On the 5th of December 2013, the European Cancer Patient Coalition, represented by Jana Pelouchova, attended the MEP’s Against Cancer Round Table organised within the European Parliament. The meeting was hosted by Alojz Peterle, MEP, to discuss the “Key determinants of inequalities in Cancer Survival across Europe: Latest results of the Eurocare 5 Study’’. The meeting coincided with the launch of the Lancet Oncology paper “Large differences in cancer survival between European countries still remain despite major improvements in cancer diagnosis and treatment”.

In summary, the main differences in survival were explained by the following factors:

– The need to clearly define the nature of each cancer ;

– The stage at diagnosis, which has to be carefully identified taking into account the intensity of the diagnostic examination;

– Lifestyle;

– Co-morbidity;

– Inequalities to access optimal treatments.

There is thus a need for education of patients, medical specialists and policy makers to understand these factors so as to tackle and reduce inequalities.

An important issue that was also addressed during the meeting was the accessibility of data and the importance of efficient and up-to-date Cancer Registries in each country.

The European Commission published in 2012 the “General Data Protection Regulation” to replace the previous directive on Data Protection. This proposal, while wanting to protect the interests of individuals, raises the threshold for informed consent. This may cause issues for researchers and affect epidemiological, translational and clinical cancer research ultimately having negative implications for patients.

Jana Pelouchova, ECPC board member, used this opportunity to present ECPC’s position on this serious matter.

‘As far as National Cancer Registries are concerned, ECPC is advocating for the endorsement of a derogation from the requirement of informed consent. Furthermore, ECPC urges its member organisations to contact their Health, Justice and Research Ministries and inform them about the consequences of the Proposal for a General Data Protection Regulation on cancer research and epidemiology’, highlighted Jana Pelouchova in her speech.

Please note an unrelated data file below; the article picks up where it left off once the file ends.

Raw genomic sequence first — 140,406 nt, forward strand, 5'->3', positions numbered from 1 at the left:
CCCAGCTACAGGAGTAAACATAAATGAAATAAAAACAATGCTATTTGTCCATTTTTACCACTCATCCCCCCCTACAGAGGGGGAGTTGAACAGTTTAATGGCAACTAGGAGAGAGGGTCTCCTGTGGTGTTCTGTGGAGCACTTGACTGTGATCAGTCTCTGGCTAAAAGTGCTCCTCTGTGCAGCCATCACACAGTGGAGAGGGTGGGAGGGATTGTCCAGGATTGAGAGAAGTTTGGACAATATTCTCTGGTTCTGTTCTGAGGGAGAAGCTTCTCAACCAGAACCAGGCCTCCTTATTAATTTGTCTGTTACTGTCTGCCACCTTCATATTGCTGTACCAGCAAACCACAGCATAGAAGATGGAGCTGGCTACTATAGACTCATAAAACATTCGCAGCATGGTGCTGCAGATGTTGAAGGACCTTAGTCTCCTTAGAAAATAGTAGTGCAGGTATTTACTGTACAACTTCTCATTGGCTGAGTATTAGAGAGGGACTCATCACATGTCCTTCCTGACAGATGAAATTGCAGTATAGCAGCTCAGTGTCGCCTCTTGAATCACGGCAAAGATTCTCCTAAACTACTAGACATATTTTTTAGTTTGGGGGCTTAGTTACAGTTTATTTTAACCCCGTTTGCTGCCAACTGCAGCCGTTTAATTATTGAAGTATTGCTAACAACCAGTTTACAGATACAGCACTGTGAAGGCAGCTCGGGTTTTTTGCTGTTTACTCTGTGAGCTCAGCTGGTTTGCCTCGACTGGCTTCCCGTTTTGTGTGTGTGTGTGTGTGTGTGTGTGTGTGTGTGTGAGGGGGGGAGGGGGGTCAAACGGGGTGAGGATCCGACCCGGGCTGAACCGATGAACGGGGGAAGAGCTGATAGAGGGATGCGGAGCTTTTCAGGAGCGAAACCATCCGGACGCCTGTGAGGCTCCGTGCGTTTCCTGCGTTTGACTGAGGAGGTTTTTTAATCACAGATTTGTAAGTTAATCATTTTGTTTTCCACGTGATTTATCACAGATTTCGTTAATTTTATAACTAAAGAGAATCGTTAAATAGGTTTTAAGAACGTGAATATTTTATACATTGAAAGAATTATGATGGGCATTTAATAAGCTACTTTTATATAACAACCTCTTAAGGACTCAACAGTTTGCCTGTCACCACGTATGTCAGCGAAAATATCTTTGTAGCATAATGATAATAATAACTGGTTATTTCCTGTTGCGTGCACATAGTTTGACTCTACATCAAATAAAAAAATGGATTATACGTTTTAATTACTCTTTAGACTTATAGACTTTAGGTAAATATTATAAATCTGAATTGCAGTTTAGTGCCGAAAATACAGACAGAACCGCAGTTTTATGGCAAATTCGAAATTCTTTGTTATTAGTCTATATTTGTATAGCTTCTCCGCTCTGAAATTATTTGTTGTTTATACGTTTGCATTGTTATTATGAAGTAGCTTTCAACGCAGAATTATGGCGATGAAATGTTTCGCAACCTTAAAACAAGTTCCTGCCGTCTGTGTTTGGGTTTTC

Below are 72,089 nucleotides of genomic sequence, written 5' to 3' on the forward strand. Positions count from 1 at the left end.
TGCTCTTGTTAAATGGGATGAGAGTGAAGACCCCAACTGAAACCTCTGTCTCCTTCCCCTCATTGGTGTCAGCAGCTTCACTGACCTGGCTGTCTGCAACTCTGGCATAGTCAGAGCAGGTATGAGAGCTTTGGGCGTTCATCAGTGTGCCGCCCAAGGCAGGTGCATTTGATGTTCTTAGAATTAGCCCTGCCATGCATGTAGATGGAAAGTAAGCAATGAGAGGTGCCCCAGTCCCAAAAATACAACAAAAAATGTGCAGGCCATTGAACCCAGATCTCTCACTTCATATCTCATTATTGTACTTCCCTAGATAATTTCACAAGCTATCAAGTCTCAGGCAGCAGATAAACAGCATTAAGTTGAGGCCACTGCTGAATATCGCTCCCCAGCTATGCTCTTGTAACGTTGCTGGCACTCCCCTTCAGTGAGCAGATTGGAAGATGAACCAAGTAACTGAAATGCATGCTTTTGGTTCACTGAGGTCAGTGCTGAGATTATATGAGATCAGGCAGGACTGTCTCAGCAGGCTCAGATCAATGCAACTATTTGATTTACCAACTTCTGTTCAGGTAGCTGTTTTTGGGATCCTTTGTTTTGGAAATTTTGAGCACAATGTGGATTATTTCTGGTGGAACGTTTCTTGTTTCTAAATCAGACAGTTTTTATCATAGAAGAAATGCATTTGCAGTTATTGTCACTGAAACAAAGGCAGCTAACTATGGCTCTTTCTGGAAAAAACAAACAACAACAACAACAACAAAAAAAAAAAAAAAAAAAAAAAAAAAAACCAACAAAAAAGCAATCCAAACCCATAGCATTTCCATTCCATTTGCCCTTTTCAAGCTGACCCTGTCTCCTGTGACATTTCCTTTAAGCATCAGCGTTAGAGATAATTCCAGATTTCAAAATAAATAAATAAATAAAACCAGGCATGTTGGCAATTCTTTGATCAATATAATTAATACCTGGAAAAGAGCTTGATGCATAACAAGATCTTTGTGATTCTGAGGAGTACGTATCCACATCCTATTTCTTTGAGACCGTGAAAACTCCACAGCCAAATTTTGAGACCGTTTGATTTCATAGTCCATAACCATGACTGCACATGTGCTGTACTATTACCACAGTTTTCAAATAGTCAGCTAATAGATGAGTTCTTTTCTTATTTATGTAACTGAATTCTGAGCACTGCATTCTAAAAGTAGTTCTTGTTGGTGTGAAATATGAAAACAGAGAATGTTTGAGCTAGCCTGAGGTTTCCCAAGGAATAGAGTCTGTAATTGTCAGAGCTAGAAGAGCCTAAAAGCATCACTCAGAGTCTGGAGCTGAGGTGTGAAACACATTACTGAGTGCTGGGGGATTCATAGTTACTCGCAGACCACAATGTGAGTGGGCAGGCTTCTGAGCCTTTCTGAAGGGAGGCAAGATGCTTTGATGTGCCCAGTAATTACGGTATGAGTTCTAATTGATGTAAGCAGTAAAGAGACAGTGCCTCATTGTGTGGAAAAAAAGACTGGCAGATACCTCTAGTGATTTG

Consequences of an unnecessarily strict Data Protection Regulation

What we will not be able to do in the future if population disease registries become unreliable:

– Give accurate advice on genetic risks to individuals visiting cancer genetics advisory services;

– Identify screening centres where too many cancers occur between screens (interval cancers)

– Identify or monitor Health Authorities where cancer survival rates are too low (NHS Outcome Indicators)

– Increase exponentially the time and costs it takes to complete research – this will particularly affect grant-based research, where allocated budgets cannot be exceeded;

– Reduce the possibility for cost-effective research by smaller organisations such as NGOs, universities and SMEs;

– Increase costs to public budgets for government research programmes;

– Increase administrative costs for healthcare facilities that are mandated to collect and submit epidemiological data.

In the upcoming period, ECPC will focus on writing on the same topic and consult with:

– All MEPs ;

– The President of the European Council;

– Oncology and other scientific medical societies and institutions;

– Research Institutes and Organizations;

– Other European umbrella organizations asking them to join .

ECPC believes that we should all bear in mind the consequences for research in Europe of an unnecessarily strict Data Protection Regulation.

Alojz Peterle mentioned the need to define a more ambitious and stronger agenda in public health for the future mandate and he concluded the meeting by emphasizing the importance of joining forces with ECPC towards a common goal: to get a good directive in data protection that will be to the benefit of epidemiological and medical research.